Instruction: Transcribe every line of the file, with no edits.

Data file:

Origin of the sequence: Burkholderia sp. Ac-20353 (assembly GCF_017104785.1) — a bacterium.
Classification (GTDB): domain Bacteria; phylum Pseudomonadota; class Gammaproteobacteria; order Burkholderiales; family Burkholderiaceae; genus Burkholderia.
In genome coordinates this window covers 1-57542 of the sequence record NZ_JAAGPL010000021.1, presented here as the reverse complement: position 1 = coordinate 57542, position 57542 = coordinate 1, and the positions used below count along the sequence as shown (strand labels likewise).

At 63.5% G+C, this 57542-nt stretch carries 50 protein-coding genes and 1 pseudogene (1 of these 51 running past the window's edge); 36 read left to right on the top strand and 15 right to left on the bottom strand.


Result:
Origin of the sequence: Burkholderia sp. Ac-20353 (assembly GCF_017104785.1) — a bacterium.
Classification (GTDB): domain Bacteria; phylum Pseudomonadota; class Gammaproteobacteria; order Burkholderiales; family Burkholderiaceae; genus Burkholderia.
In genome coordinates this window covers 1-57542 of the sequence record NZ_JAAGPL010000021.1, presented here as the reverse complement: position 1 = coordinate 57542, position 57542 = coordinate 1, and the positions used below count along the sequence as shown (strand labels likewise).

At 63.5% G+C, this 57542-nt stretch carries 50 protein-coding genes and 1 pseudogene (1 of these 51 running past the window's edge); 36 read left to right on the top strand and 15 right to left on the bottom strand.